Teach your players to take more shots

Soccer players who hesitate to shoot on goal even when it appears that they have a clear shot are obviously holding onto the ball too long. There are many drills that can help forwards and midfielders to take more shots on goal even if it doesn’t look like they have a clear shot. A common misconception that many players have is that they can only take that “perfect shot,” and many will wait for that very rare moment when they have a perfect angle and a perfect touch on the ball. Unfortunately, if all players waited to score until the perfect moment, we’d end up with a lot of scoreless games …

The first drill to get your players shooting more frequently is the Four Goals Square drill. On a half-field area, set up goals on each of the four sides of the square. Divide the players into two equal teams of 4-6 players. Place the ball in play. Whichever team has possession may try to score on any of the four goals, and the opposing team has to defend the shots (no goalkeepers). This drill, taking place in small space, keeps your players focused on the shot rather than keeping the ball away from the opponent. If the players are still having trouble going for the shot, make the playing field smaller.

A second drill that can help the players to go ahead and take the shot is a two touch drill. Again, use a half-field space but only set up two goals, one on each opposite end. Divide your players into two sides of 4-6 players each. Again, the object is to score goals, but each player can only take two touches on the ball before either passing it or taking a shot. If a player takes a shot with only one touch on the ball, that goal counts for two points rather than one. See how your players perform in the Two Touch drill; if they are still having trouble taking a shot, again, make the playing field smaller.

Now teach them how to finish!

While watching my son’s high school team tonight I noticed just how bad a “finishing” team they are. They out-shot their opponents 15-4 but lost the game 1-0. They had several opportunities for easy goals when the keeper muffed his catches but they failed to capitalize on them because they never followed up their shots. In two cases the football rolled across the face of an empty net but the forwards had already turned back up the field when they wrongly assumed the keeper had an easy play on the ball.

In the past when I watched their practices I noticed that they practiced shooting – but not finishing. They always ran good shooting drills and 2v1+keeper passing and shooting drills BUT once they took a shot neither the shooter or his teammate followed up the shots.

I’m a firm believer that no matter no good a shooter you are you have to practice finishing not just shooting. There will be games when the opponent’s keeper is just too good or lucky for you to rely only on your shooting skills – no matter how good a shooter you are.

Here’s a good practice tip that can be used with most shooting drills/games:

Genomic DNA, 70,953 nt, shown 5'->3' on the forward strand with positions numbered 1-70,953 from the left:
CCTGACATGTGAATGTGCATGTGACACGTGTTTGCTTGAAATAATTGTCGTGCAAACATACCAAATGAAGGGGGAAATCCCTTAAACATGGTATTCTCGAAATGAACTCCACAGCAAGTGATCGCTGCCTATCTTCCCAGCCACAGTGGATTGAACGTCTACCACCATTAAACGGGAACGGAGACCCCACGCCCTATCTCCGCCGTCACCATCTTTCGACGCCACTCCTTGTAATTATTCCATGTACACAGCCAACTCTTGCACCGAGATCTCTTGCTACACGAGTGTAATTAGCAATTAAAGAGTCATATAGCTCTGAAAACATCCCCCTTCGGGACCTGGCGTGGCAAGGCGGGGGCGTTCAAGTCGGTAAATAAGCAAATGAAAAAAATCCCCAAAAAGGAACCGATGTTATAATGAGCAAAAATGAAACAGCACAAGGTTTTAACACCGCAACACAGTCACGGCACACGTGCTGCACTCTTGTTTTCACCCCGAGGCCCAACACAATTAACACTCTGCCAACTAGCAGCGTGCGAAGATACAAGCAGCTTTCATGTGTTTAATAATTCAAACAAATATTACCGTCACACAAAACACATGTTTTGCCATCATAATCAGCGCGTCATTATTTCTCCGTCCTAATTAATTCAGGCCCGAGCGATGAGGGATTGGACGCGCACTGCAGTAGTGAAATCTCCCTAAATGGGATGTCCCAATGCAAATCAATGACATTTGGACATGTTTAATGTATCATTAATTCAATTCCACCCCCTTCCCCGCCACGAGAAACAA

Tip #1:

Use a parent or field player in goal and ask them to intentionally muff, drop or parry any shots. Don’t use your regular goalkeepers because you don’t want to ingrain the bad habit of parrying or muffing shots that the keeper should catch. When an attacker shoots they know that the “bad” keeper will drop the shot somewhere in front of the net. It is their responsibility to put that muff into the goal.

Tip #2:
This can be used in any games or practice drills involving a goal. Lazy attackers have a bad tendency of watching their shots when they “know” that the shot is going in. They then miss the opportunity to score when the ball hits the posts or bar or is batted down by the keeper.

So we add this requirement for a goal to count: On any shot that an attacker takes, that attacker has three seconds after shooting to enter the goal and touch the net or the goal is disallowed. This ingrains the habit of going to the goal every time they shoot. Once you start doing this, the defenders will learn to count out loud at every shot. It also teaches the defenders to follow up and clear missed shots!

Tip #3:

Enforce the habit with positive and negative feedback. If disallowing a goal doesn’t encourage them to attack the goal you can add an immediate “punishment” of having the attacker run a short distance (100 – 200 yards) if they don’t follow their shots.

If this is in a practice game or drill such as 4v4, 6v6 or 8v8 that means their team will have to “play down” at least one man for the time it takes for them to run to a cone placed 100 yards away and back.

Positive reinforcement would be giving two points for a goal scored off a “put back” instead of the one point for a normal goal.

Remember: Great shots, no matter how pretty, only count once the ball enters the goal. There are no style points in soccer. That toe poke “put back” from one yard away counts the same number of points as that beautiful 30 yard scorcher that hits the top corner of the net.

Ingrain this habit of attacking the goal early at U8 or U10 and your team will pick up at least one goal a game by following their shots.

Ken Gamble